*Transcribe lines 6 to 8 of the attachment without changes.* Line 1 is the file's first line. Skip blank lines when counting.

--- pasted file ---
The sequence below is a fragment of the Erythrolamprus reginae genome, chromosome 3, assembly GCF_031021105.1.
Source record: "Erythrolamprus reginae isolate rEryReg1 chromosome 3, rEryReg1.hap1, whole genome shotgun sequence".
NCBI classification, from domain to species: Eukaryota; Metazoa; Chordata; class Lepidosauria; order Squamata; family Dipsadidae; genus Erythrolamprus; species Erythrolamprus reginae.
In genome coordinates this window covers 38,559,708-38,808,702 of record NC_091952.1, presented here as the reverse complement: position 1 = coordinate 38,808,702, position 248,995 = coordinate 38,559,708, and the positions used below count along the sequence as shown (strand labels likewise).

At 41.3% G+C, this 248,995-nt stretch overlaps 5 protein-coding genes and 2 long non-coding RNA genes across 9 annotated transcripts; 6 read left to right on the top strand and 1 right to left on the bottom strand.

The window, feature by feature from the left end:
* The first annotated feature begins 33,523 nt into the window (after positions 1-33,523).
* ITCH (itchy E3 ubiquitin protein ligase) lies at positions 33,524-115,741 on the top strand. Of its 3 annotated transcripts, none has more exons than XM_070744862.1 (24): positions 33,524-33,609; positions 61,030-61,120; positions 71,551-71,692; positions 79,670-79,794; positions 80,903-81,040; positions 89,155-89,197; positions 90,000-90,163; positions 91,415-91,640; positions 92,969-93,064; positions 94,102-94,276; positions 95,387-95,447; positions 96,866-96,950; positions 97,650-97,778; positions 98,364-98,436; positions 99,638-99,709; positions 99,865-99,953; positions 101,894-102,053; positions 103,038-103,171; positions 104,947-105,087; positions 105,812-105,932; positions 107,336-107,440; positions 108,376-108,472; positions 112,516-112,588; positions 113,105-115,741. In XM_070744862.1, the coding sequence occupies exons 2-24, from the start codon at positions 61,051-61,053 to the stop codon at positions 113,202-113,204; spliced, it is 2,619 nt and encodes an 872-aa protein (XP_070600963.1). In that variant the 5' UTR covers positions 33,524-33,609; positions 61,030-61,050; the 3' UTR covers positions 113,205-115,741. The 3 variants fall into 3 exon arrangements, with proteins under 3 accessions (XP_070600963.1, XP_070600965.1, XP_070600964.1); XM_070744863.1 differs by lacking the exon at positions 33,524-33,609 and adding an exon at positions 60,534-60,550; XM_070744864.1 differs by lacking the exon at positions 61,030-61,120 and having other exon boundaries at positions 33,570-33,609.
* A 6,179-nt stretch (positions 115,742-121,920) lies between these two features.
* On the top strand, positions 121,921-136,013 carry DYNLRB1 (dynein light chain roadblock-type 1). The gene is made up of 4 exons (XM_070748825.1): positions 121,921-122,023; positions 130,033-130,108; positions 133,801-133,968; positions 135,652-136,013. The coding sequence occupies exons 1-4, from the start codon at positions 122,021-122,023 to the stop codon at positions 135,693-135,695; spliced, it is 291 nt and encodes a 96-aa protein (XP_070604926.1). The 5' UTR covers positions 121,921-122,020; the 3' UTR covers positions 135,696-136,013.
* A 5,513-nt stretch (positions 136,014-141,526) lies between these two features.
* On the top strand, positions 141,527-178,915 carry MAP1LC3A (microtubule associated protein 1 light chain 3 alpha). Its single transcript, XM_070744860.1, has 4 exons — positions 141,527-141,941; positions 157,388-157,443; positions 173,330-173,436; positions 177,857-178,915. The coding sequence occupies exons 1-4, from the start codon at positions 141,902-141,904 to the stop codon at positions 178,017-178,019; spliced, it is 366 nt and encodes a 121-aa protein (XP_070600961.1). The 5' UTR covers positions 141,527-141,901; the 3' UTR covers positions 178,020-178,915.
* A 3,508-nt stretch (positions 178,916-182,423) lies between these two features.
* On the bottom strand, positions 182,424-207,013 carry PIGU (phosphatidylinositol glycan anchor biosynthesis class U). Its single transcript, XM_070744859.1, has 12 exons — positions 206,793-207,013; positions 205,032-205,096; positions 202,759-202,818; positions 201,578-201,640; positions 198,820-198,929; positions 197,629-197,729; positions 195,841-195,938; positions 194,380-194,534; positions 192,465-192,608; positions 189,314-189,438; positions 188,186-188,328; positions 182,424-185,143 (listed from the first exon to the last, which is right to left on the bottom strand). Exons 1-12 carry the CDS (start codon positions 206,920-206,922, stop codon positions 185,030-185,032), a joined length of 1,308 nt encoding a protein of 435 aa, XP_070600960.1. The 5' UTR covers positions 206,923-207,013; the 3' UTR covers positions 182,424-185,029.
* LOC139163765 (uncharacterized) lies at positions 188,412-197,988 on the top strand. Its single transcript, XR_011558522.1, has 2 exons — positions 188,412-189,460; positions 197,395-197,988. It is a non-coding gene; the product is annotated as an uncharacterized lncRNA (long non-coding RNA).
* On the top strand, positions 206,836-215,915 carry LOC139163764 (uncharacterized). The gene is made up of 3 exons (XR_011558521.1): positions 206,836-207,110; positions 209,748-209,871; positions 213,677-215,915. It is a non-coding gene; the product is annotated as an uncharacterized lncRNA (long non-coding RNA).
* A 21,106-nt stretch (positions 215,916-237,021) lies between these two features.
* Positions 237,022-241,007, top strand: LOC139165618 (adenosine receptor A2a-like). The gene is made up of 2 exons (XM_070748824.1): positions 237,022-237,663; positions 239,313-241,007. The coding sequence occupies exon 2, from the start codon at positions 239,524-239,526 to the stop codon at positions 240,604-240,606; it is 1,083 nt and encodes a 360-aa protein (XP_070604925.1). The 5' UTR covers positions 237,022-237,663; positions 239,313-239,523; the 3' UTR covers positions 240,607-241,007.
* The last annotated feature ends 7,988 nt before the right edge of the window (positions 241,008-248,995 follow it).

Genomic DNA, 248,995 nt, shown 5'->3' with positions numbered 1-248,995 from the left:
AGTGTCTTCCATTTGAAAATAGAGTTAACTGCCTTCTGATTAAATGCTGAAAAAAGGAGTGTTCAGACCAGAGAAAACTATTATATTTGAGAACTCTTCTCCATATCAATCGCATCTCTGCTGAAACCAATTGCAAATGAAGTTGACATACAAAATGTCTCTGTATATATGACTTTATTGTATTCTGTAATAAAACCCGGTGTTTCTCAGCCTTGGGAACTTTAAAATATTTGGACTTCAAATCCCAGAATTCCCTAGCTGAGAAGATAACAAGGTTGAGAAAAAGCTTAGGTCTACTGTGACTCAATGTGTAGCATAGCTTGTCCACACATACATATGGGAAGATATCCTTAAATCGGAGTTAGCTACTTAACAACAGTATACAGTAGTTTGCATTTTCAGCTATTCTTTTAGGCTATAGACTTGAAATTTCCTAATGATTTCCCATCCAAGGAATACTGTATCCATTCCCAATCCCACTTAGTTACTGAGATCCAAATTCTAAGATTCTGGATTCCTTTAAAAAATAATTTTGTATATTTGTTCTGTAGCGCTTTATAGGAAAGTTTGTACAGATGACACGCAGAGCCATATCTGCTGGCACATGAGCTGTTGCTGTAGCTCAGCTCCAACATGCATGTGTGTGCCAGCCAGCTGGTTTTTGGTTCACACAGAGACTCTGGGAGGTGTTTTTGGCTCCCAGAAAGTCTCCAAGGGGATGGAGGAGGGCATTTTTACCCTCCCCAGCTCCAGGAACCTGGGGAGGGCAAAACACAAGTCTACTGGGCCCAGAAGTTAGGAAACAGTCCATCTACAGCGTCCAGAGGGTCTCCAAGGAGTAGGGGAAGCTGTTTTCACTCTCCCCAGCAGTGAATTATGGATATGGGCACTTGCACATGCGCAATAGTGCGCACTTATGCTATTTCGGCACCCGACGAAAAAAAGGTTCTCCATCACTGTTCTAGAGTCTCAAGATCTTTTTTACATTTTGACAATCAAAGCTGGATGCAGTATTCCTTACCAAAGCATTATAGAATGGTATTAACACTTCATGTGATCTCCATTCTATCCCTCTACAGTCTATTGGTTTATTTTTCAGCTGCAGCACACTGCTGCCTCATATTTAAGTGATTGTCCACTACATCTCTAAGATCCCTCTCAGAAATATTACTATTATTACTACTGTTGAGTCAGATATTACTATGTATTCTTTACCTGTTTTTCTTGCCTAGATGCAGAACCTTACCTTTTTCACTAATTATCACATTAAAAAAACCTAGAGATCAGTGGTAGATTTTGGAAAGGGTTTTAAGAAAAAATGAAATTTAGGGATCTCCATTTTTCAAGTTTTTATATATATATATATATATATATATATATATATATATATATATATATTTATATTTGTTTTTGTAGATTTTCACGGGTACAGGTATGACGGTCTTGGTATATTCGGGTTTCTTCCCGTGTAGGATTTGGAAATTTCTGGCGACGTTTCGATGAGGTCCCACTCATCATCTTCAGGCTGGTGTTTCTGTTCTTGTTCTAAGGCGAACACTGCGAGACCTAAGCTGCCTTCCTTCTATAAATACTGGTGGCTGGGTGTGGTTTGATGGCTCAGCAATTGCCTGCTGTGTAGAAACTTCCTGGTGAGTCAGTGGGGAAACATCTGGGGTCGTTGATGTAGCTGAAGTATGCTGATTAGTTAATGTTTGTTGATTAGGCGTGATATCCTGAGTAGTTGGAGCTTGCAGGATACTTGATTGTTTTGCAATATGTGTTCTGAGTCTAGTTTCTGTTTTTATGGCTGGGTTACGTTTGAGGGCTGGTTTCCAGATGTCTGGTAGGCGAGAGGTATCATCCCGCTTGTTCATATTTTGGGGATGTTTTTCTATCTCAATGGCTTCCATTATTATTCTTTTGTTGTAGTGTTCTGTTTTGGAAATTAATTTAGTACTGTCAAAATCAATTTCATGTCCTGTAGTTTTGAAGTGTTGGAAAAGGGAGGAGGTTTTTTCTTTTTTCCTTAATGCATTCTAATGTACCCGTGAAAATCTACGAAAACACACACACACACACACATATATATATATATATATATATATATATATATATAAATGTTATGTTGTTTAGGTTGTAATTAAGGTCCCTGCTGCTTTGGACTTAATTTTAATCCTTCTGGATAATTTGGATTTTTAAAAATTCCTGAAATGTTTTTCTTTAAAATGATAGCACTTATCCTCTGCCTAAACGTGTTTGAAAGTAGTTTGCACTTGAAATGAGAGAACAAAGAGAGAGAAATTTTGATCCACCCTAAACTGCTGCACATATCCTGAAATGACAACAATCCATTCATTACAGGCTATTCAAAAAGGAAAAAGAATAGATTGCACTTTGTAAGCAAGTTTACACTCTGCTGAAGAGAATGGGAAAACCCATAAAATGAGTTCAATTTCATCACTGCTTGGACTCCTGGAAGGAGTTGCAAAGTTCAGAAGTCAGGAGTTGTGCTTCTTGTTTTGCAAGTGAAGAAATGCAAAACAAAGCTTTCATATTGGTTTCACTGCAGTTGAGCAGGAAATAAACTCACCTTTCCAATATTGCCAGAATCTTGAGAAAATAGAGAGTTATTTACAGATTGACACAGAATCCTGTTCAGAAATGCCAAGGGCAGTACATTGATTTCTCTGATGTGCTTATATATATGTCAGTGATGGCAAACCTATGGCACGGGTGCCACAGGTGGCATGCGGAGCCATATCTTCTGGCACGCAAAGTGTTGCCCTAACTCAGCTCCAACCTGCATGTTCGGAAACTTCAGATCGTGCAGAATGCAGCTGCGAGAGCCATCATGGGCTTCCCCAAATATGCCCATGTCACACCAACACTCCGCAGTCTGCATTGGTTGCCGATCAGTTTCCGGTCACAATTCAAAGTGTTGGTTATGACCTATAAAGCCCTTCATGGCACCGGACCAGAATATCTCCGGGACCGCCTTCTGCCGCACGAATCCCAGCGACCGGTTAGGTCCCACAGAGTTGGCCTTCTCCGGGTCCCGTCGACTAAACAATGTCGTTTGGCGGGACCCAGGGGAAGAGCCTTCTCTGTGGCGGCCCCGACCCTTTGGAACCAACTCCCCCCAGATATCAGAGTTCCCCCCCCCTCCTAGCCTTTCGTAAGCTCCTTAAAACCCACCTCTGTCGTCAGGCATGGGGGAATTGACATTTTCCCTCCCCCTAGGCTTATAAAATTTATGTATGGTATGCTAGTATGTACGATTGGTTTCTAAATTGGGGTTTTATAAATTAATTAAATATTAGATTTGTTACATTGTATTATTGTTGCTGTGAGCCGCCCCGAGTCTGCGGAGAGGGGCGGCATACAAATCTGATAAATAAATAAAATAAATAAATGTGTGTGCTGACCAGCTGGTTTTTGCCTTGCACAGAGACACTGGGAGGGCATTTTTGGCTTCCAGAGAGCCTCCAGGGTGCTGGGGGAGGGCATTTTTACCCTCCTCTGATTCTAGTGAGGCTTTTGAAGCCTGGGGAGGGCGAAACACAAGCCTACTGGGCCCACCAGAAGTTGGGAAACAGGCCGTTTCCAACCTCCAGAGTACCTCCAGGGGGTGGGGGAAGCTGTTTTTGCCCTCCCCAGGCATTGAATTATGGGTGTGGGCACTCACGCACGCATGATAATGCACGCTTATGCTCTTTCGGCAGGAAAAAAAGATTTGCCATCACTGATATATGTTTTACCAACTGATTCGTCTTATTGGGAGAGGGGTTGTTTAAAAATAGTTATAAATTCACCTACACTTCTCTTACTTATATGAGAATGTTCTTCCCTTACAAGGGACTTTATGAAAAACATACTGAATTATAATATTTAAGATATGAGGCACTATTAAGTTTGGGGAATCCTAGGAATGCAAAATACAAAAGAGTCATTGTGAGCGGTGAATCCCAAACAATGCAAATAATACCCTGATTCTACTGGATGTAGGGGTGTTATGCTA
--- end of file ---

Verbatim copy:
The window, feature by feature from the left end:
* The first annotated feature begins 33,523 nt into the window (after positions 1-33,523).
* ITCH (itchy E3 ubiquitin protein ligase) lies at positions 33,524-115,741 on the top strand. Of its 3 annotated transcripts, none has more exons than XM_070744862.1 (24): positions 33,524-33,609; positions 61,030-61,120; positions 71,551-71,692; positions 79,670-79,794; positions 80,903-81,040; positions 89,155-89,197; positions 90,000-90,163; positions 91,415-91,640; positions 92,969-93,064; positions 94,102-94,276; positions 95,387-95,447; positions 96,866-96,950; positions 97,650-97,778; positions 98,364-98,436; positions 99,638-99,709; positions 99,865-99,953; positions 101,894-102,053; positions 103,038-103,171; positions 104,947-105,087; positions 105,812-105,932; positions 107,336-107,440; positions 108,376-108,472; positions 112,516-112,588; positions 113,105-115,741. In XM_070744862.1, the coding sequence occupies exons 2-24, from the start codon at positions 61,051-61,053 to the stop codon at positions 113,202-113,204; spliced, it is 2,619 nt and encodes an 872-aa protein (XP_070600963.1). In that variant the 5' UTR covers positions 33,524-33,609; positions 61,030-61,050; the 3' UTR covers positions 113,205-115,741. The 3 variants fall into 3 exon arrangements, with proteins under 3 accessions (XP_070600963.1, XP_070600965.1, XP_070600964.1); XM_070744863.1 differs by lacking the exon at positions 33,524-33,609 and adding an exon at positions 60,534-60,550; XM_070744864.1 differs by lacking the exon at positions 61,030-61,120 and having other exon boundaries at positions 33,570-33,609.